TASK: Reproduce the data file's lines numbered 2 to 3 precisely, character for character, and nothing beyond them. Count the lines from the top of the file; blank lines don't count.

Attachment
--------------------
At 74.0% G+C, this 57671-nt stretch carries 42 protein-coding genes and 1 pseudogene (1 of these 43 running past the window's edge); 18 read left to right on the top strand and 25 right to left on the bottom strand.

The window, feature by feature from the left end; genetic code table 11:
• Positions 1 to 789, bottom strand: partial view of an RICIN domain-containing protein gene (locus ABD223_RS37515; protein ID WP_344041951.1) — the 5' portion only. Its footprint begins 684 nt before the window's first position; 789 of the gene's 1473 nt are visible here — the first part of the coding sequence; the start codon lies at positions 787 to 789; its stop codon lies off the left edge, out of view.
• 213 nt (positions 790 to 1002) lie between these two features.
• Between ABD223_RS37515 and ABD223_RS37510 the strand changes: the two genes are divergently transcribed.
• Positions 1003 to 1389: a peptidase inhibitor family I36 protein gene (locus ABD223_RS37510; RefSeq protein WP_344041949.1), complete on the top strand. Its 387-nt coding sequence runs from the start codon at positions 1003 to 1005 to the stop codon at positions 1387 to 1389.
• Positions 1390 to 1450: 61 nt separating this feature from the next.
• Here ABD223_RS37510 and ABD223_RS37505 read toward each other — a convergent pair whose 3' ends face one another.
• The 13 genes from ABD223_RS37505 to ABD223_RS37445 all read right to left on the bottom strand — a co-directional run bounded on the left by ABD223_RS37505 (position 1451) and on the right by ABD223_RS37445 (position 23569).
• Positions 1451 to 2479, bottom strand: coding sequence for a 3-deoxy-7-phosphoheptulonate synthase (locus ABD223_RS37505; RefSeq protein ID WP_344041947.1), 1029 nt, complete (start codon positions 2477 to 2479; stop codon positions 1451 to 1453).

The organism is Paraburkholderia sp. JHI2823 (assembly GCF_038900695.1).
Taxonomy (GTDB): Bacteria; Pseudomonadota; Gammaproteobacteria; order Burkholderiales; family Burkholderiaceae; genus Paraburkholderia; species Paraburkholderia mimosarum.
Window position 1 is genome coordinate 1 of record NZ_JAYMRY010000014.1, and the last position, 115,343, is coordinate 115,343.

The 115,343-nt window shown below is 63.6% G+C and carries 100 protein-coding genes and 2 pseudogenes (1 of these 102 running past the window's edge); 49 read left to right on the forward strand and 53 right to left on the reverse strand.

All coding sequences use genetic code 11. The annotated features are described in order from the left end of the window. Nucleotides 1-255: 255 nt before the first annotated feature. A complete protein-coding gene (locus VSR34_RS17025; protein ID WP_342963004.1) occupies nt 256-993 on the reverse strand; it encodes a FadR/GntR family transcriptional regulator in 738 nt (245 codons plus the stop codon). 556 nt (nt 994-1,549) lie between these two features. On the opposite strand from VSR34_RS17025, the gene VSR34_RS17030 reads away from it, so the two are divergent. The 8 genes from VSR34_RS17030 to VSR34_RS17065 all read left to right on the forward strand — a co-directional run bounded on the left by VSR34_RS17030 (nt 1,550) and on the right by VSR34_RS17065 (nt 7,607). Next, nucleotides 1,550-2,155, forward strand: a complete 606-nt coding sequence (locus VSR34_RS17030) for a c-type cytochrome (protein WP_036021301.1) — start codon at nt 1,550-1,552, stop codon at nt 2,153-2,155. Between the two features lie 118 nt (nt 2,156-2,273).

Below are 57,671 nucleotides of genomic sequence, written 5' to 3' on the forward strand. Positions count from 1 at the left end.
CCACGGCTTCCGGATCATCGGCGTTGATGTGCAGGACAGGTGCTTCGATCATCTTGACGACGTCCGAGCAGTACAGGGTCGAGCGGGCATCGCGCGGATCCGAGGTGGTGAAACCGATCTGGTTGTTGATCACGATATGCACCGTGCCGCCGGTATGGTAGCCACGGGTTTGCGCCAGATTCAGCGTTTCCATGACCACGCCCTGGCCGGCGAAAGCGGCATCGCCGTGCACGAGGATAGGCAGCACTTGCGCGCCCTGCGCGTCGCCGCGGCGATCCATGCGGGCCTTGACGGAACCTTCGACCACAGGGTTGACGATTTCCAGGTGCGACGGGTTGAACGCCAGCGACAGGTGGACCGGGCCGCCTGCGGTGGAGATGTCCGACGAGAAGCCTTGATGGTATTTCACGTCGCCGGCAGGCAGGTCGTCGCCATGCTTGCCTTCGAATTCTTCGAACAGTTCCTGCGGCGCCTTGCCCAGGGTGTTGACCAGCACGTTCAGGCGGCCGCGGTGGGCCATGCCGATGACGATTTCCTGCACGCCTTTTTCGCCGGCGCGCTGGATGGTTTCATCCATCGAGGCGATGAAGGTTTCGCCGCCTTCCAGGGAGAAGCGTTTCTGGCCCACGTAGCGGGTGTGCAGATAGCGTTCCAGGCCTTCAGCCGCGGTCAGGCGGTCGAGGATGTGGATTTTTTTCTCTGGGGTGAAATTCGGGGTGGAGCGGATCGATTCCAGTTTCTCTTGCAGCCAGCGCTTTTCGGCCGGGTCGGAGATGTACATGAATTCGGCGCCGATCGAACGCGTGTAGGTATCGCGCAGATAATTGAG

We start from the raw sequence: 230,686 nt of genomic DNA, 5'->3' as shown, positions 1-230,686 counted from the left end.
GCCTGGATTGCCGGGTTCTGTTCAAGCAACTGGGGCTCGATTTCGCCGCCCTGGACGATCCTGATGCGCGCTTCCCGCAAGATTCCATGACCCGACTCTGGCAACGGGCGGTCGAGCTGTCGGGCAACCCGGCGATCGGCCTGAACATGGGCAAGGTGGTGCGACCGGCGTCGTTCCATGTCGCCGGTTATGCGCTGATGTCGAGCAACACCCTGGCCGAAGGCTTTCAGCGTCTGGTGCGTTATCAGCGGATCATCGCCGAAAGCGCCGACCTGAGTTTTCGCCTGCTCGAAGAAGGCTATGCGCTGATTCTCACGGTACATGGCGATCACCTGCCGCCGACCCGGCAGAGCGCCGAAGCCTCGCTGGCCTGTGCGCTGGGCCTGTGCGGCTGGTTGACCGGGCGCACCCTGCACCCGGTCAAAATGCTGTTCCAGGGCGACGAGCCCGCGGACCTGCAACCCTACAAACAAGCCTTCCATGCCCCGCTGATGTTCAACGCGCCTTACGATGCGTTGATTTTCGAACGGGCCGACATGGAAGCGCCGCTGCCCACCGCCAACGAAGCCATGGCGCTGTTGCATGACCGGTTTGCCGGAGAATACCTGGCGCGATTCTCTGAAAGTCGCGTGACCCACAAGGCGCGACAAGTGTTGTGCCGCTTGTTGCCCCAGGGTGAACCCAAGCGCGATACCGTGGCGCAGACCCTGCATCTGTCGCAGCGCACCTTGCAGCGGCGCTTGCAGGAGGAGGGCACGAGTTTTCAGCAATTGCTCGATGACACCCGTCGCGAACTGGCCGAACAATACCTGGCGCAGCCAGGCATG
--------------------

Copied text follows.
The window, feature by feature from the left end; genetic code table 11:
• Positions 1 to 789, bottom strand: partial view of an RICIN domain-containing protein gene (locus ABD223_RS37515; protein ID WP_344041951.1) — the 5' portion only. Its footprint begins 684 nt before the window's first position; 789 of the gene's 1473 nt are visible here — the first part of the coding sequence; the start codon lies at positions 787 to 789; its stop codon lies off the left edge, out of view.